It's no secret that the work of French theorist Roland Barthes is at the core of much of my academic work. I enjoy reading him, and I think that his ideas concerning pleasure and desire are quite useful in the study of celebrity. I find, also, that when I read Barthes, I am carried away by the prose (perhaps I lose subjectivity because of being assaulted by Barthes' "grain" within the "voice" of his writing?).
I was quite happy to hear that there is a new book by Barthes coming out in the next few weeks, called Mourning Diary, which is comprised of notes that Barthes made after the death of his mother (this is a subject that he speaks of in his wonderful Camera Lucida as well - students taking my course on photography next semester, take note). The New Yorker website happened to publish some of these cards (and their translations) recently, and I have decided to post one of the cards here.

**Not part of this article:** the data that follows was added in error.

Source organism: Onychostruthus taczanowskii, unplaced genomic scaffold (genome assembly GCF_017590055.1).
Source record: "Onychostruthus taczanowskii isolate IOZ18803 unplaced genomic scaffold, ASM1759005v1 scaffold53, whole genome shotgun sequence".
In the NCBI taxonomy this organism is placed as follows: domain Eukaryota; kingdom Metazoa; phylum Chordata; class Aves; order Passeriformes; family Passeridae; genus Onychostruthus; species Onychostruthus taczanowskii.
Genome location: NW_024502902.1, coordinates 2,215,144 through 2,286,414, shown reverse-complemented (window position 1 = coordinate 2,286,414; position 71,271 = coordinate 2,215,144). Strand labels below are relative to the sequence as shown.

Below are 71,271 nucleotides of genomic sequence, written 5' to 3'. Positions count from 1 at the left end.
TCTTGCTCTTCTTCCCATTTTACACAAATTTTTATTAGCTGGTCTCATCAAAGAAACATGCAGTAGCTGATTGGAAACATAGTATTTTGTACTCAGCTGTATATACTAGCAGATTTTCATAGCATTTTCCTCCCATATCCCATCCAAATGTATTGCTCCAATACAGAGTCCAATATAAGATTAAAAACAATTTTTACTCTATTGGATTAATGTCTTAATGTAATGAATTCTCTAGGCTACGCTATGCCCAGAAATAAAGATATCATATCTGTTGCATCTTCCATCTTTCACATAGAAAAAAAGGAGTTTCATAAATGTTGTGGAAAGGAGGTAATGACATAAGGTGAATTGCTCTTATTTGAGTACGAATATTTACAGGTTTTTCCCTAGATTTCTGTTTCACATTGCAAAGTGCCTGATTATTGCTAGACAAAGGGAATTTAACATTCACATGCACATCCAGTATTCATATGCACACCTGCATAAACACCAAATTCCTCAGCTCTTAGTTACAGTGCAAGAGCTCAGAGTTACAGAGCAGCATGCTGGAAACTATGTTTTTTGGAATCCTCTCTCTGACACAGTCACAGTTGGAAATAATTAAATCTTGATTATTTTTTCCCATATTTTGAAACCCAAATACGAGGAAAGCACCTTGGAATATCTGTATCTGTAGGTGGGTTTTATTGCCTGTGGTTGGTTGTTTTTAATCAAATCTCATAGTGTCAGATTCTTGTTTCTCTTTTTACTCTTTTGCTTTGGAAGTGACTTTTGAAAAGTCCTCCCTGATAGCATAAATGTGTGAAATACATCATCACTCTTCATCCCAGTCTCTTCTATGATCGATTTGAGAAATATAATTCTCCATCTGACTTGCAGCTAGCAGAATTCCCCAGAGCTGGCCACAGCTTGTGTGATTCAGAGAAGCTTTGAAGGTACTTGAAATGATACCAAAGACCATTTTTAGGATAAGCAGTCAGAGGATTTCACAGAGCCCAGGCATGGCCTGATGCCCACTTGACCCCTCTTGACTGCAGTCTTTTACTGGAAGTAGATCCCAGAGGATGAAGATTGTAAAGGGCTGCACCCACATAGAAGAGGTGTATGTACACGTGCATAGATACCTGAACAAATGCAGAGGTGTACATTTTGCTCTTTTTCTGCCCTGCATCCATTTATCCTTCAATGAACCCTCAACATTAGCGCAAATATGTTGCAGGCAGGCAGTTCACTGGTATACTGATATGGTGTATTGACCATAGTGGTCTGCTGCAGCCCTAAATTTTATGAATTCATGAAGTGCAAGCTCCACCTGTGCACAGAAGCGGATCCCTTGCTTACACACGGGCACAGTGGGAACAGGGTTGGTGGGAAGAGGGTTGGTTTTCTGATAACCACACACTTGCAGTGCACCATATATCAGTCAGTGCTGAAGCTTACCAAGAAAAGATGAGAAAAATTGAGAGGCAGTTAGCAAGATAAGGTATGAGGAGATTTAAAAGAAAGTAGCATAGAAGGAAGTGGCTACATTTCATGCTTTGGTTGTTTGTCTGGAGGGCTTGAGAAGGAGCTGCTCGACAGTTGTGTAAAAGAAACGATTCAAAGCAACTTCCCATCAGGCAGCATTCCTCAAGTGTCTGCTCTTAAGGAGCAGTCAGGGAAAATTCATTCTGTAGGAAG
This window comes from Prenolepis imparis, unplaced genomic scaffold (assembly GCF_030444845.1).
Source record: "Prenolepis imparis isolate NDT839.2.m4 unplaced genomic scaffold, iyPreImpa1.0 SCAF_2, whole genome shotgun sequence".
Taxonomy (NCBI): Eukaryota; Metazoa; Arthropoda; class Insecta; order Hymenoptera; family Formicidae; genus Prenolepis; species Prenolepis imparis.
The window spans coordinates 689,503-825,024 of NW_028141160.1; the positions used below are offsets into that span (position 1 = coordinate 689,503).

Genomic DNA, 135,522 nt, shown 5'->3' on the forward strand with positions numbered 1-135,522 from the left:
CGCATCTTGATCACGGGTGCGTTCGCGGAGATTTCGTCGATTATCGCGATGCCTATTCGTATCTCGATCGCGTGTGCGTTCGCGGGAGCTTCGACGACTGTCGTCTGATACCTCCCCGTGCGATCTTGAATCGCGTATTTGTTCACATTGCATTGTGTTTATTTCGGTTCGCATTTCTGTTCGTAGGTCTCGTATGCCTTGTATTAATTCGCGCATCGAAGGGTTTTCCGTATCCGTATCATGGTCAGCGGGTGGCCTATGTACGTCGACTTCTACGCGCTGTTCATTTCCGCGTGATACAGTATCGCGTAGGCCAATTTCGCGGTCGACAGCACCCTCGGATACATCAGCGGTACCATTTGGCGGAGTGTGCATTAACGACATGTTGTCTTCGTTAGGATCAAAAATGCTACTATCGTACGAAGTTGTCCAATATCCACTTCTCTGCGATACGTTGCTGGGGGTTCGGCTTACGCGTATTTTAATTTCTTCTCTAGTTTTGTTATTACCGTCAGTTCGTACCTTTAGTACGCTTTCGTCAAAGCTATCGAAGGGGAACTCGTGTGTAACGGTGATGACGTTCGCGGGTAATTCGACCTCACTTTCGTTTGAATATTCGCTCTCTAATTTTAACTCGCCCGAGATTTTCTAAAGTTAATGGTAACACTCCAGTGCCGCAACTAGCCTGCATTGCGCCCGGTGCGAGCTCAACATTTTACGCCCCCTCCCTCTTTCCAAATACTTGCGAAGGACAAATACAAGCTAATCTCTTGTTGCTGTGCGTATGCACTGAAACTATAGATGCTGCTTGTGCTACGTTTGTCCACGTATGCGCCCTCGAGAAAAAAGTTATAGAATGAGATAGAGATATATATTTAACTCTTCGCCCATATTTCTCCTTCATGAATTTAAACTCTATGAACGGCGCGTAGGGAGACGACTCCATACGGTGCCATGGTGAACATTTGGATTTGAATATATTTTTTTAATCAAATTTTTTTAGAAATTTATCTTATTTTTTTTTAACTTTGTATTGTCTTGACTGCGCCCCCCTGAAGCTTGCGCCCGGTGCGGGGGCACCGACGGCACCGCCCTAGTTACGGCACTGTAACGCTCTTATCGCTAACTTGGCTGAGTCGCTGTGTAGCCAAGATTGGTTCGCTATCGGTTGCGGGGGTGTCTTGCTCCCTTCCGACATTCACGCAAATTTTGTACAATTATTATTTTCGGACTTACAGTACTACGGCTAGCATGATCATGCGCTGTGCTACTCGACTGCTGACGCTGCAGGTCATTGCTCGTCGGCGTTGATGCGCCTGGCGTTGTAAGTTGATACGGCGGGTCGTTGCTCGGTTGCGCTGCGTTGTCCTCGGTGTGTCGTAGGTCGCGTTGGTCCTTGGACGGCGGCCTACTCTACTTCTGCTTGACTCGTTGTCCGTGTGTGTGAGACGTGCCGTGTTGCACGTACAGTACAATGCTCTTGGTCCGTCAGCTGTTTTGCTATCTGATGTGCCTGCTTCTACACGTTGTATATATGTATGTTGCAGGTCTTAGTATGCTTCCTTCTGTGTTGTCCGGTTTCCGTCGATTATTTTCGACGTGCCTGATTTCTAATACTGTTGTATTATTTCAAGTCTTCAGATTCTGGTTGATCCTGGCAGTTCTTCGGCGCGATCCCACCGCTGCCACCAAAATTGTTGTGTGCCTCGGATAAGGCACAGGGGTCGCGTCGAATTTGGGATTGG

—”Never again, never again!”
—And yet there’s a contradiction: “never again” isn’t eternal, since you yourself will die one day.
“Never again” is the expression of an immortal.
I was also looking at Advanced Book Exchange and found this:
$300 USD is a bit out of my budget, but it would be a nice thing to have. I will be buying Mourning Diary, though.
(You can see the other cards, and read more at the New Yorker website.)